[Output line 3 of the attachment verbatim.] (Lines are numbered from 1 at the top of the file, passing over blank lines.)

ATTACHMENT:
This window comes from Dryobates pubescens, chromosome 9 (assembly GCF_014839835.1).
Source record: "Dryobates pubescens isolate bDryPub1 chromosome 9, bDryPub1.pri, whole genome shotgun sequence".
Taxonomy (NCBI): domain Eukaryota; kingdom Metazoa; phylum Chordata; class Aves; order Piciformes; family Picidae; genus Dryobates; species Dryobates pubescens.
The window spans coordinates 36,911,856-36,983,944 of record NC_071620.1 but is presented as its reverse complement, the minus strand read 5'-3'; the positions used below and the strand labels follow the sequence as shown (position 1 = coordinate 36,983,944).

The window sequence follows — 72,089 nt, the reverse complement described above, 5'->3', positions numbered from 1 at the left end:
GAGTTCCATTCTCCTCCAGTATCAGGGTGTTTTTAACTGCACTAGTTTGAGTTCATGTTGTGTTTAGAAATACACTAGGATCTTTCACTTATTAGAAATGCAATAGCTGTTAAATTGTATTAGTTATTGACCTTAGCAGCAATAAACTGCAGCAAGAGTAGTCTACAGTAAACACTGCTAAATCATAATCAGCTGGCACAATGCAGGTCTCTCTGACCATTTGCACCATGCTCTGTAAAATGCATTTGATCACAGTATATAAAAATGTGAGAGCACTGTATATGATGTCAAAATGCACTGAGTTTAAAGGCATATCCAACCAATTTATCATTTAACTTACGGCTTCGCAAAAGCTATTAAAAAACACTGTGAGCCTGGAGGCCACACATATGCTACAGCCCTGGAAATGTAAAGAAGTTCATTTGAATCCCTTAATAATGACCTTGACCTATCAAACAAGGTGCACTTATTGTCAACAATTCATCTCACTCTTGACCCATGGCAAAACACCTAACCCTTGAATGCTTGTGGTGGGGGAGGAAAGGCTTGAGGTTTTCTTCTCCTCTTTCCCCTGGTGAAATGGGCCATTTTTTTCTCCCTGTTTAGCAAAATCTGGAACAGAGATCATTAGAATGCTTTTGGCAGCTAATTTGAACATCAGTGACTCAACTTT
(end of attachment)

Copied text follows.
Taxonomy (NCBI): domain Eukaryota; kingdom Metazoa; phylum Chordata; class Aves; order Piciformes; family Picidae; genus Dryobates; species Dryobates pubescens.